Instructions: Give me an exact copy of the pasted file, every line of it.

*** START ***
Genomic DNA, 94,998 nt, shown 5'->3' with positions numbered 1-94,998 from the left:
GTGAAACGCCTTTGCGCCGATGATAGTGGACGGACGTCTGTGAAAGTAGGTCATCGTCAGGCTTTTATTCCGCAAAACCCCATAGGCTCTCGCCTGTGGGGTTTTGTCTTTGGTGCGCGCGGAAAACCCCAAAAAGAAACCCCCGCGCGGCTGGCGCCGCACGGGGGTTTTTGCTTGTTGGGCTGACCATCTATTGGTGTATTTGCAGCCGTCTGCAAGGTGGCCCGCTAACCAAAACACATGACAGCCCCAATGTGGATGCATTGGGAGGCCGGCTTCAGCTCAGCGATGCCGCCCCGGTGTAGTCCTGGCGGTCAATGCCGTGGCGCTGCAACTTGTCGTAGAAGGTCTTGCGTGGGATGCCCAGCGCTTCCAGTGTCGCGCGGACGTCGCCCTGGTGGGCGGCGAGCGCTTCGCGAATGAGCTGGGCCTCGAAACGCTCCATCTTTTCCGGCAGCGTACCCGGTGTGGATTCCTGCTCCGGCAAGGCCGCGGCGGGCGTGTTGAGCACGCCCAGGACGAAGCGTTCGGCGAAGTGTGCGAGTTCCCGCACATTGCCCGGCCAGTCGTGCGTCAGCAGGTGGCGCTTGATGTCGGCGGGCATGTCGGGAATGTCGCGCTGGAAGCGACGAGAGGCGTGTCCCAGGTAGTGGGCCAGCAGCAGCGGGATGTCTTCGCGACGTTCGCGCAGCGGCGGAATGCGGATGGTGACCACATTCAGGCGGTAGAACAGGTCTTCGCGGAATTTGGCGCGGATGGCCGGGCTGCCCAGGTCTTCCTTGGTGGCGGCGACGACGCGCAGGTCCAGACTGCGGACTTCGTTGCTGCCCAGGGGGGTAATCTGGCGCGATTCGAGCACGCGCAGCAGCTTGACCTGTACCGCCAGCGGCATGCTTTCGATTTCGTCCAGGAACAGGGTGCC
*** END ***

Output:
Genomic DNA, 94,998 nt, shown 5'->3' with positions numbered 1-94,998 from the left:
GTGAAACGCCTTTGCGCCGATGATAGTGGACGGACGTCTGTGAAAGTAGGTCATCGTCAGGCTTTTATTCCGCAAAACCCCATAGGCTCTCGCCTGTGGGGTTTTGTCTTTGGTGCGCGCGGAAAACCCCAAAAAGAAACCCCCGCGCGGCTGGCGCCGCACGGGGGTTTTTGCTTGTTGGGCTGACCATCTATTGGTGTATTTGCAGCCGTCTGCAAGGTGGCCCGCTAACCAAAACACATGACAGCCCCAATGTGGATGCATTGGGAGGCCGGCTTCAGCTCAGCGATGCCGCCCCGGTGTAGTCCTGGCGGTCAATGCCGTGGCGCTGCAACTTGTCGTAGAAGGTCTTGCGTGGGATGCCCAGCGCTTCCAGTGTCGCGCGGACGTCGCCCTGGTGGGCGGCGAGCGCTTCGCGAATGAGCTGGGCCTCGAAACGCTCCATCTTTTCCGGCAGCGTACCCGGTGTGGATTCCTGCTCCGGCAAGGCCGCGGCGGGCGTGTTGAGCACGCCCAGGACGAAGCGTTCGGCGAAGTGTGCGAGTTCCCGCACATTGCCCGGCCAGTCGTGCGTCAGCAGGTGGCGCTTGATGTCGGCGGGCATGTCGGGAATGTCGCGCTGGAAGCGACGAGAGGCGTGTCCCAGGTAGTGGGCCAGCAGCAGCGGGATGTCTTCGCGACGTTCGCGCAGCGGCGGAATGCGGATGGTGACCACATTCAGGCGGTAGAACAGGTCTTCGCGGAATTTGGCGCGGATGGCCGGGCTGCCCAGGTCTTCCTTGGTGGCGGCGACGACGCGCAGGTCCAGACTGCGGACTTCGTTGCTGCCCAGGGGGGTAATCTGGCGCGATTCGAGCACGCGCAGCAGCTTGACCTGTACCGCCAGCGGCATGCTTTCGATTTCGTCCAGGAACAGGGTGCC